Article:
Category: Climate Change Science
Published: September 2016
Author(s): George Wilhere (WDFW), Jane Atha (WDFW), Timothy Quinn (WDFW), Lynn Helbrecht (WDFW) and Ingrid Tohver (Climate Impacts Group)
The following report describes a study, conducted by the Washington Department of Fish and Wildlife (WDFW or the Department) from 2014 to 2016, to explore how climate-related changes to stream channel morphology could be incorporated into the design of water crossing structures such as culverts. The Department received a grant from the North Pacific Landscape Conservation Cooperative (NPLCC) that provided essential support for this work. This report fulfills a required deliverable of that grant.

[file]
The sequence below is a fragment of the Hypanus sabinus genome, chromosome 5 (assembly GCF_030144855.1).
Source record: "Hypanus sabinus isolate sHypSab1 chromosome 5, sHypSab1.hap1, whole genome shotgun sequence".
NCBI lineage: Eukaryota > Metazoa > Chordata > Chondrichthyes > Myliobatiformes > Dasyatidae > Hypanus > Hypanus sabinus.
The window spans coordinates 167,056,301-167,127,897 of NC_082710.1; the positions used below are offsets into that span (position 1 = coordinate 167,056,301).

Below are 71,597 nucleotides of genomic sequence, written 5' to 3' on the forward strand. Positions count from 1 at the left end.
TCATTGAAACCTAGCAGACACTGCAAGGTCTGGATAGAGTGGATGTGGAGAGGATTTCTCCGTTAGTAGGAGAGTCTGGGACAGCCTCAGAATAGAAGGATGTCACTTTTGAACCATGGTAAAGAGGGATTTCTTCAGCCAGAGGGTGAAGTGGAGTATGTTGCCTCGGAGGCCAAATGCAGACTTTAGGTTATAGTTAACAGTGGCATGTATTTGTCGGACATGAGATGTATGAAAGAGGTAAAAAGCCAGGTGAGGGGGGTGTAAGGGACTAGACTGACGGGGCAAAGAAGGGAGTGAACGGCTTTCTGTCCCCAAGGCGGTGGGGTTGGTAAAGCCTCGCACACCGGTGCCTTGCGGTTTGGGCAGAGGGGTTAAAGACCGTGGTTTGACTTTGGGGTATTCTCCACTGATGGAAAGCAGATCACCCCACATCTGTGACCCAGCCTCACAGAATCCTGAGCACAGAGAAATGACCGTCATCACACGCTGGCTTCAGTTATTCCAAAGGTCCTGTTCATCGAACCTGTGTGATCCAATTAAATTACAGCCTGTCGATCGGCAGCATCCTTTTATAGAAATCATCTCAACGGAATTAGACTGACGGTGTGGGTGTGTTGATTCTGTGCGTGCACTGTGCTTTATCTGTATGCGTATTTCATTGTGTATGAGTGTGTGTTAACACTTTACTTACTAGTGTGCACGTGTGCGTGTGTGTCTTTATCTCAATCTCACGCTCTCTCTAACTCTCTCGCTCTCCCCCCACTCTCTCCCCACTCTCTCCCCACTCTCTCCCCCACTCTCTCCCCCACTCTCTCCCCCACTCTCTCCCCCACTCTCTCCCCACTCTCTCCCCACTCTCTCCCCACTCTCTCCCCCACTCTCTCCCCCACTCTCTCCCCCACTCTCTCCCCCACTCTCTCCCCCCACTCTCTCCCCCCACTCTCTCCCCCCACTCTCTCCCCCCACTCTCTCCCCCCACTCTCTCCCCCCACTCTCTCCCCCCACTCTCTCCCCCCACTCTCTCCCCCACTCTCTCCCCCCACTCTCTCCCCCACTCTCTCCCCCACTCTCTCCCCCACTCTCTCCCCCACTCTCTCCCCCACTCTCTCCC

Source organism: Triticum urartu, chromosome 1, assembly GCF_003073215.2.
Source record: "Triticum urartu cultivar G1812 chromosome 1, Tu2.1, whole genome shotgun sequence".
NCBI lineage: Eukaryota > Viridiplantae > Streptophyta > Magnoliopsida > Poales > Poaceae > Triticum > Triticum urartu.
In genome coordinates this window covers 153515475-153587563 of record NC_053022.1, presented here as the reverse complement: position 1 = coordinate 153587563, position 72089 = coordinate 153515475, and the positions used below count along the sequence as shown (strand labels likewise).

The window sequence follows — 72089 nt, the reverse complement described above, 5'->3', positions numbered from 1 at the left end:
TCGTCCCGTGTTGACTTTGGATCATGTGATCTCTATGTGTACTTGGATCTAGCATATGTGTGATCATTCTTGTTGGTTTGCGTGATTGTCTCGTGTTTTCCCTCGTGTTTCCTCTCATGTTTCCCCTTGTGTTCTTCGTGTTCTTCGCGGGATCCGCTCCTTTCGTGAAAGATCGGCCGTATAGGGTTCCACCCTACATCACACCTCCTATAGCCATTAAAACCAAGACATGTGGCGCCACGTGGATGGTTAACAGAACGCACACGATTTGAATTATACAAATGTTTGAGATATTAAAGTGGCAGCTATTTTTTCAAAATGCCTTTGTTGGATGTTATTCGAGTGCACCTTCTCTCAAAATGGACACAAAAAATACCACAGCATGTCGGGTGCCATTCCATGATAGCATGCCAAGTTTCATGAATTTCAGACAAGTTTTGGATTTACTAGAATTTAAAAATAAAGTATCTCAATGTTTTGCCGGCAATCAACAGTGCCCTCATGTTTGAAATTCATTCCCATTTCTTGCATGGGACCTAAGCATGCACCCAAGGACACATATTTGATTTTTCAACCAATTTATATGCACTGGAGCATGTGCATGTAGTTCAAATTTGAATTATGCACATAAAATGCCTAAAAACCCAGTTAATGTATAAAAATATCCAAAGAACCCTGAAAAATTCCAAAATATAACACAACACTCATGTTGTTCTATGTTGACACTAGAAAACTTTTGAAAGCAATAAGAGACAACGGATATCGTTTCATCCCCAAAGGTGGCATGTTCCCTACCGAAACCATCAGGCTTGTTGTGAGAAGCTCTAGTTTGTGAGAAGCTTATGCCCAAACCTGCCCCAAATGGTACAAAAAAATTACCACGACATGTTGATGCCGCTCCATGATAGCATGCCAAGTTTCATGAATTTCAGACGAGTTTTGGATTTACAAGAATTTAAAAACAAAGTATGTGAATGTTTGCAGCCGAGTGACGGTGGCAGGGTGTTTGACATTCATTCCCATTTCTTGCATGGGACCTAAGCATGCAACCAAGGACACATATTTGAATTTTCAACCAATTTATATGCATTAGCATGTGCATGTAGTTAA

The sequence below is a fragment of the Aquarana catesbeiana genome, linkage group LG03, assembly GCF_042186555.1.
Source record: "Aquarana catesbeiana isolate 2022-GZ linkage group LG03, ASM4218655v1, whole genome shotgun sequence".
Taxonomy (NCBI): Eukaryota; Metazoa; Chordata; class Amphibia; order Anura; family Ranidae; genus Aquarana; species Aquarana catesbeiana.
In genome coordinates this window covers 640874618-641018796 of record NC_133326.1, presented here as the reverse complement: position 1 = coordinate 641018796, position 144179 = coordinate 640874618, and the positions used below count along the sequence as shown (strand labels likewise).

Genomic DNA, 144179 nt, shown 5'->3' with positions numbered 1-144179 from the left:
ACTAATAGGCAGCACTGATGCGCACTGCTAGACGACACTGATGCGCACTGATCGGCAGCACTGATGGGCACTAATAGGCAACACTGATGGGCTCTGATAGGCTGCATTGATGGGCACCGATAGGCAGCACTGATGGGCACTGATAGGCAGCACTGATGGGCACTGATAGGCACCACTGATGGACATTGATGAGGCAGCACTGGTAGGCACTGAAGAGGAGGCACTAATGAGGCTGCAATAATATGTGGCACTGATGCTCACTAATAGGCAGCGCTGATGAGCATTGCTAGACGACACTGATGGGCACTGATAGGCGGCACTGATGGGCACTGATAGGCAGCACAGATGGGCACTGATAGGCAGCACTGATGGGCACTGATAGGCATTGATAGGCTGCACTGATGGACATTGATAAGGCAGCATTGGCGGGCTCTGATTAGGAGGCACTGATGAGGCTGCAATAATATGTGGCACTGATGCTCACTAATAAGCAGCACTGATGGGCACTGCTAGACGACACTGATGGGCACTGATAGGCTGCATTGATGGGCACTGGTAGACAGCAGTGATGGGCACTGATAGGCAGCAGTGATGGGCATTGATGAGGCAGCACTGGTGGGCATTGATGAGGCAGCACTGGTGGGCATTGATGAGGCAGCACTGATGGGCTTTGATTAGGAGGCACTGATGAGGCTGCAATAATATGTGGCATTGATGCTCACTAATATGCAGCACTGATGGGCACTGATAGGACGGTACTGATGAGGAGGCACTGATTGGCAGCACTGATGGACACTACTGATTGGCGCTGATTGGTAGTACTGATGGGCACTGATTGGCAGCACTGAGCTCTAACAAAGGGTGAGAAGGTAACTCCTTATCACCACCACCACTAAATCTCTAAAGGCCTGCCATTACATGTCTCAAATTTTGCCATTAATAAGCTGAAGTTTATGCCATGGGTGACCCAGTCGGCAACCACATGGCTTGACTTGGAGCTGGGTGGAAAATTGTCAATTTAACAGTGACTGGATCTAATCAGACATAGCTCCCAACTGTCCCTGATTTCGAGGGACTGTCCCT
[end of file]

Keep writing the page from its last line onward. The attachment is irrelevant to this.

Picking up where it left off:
Section 1 explains the importance of properly designed water crossing structures for fish movement, the basics of geomorphic culvert design, basics of channel hydraulic geometry, the projected impacts of future climate change on stream hydrology and channel morphology in Washington, and the motivations for this project. Section 2 describes our methods for translating climate projections to the key geomorphological parameter used in culvert design and permitting, and Section 3 presents the results and findings from our work. Section 4 explains how the information we have produced can be used for culvert design. Section 5 is a discussion of our results and the challenges of incorporating our projections into culvert design. Finally, Section 6 describes additional work needed to better address the information needs of policy makers, managers, and engineers.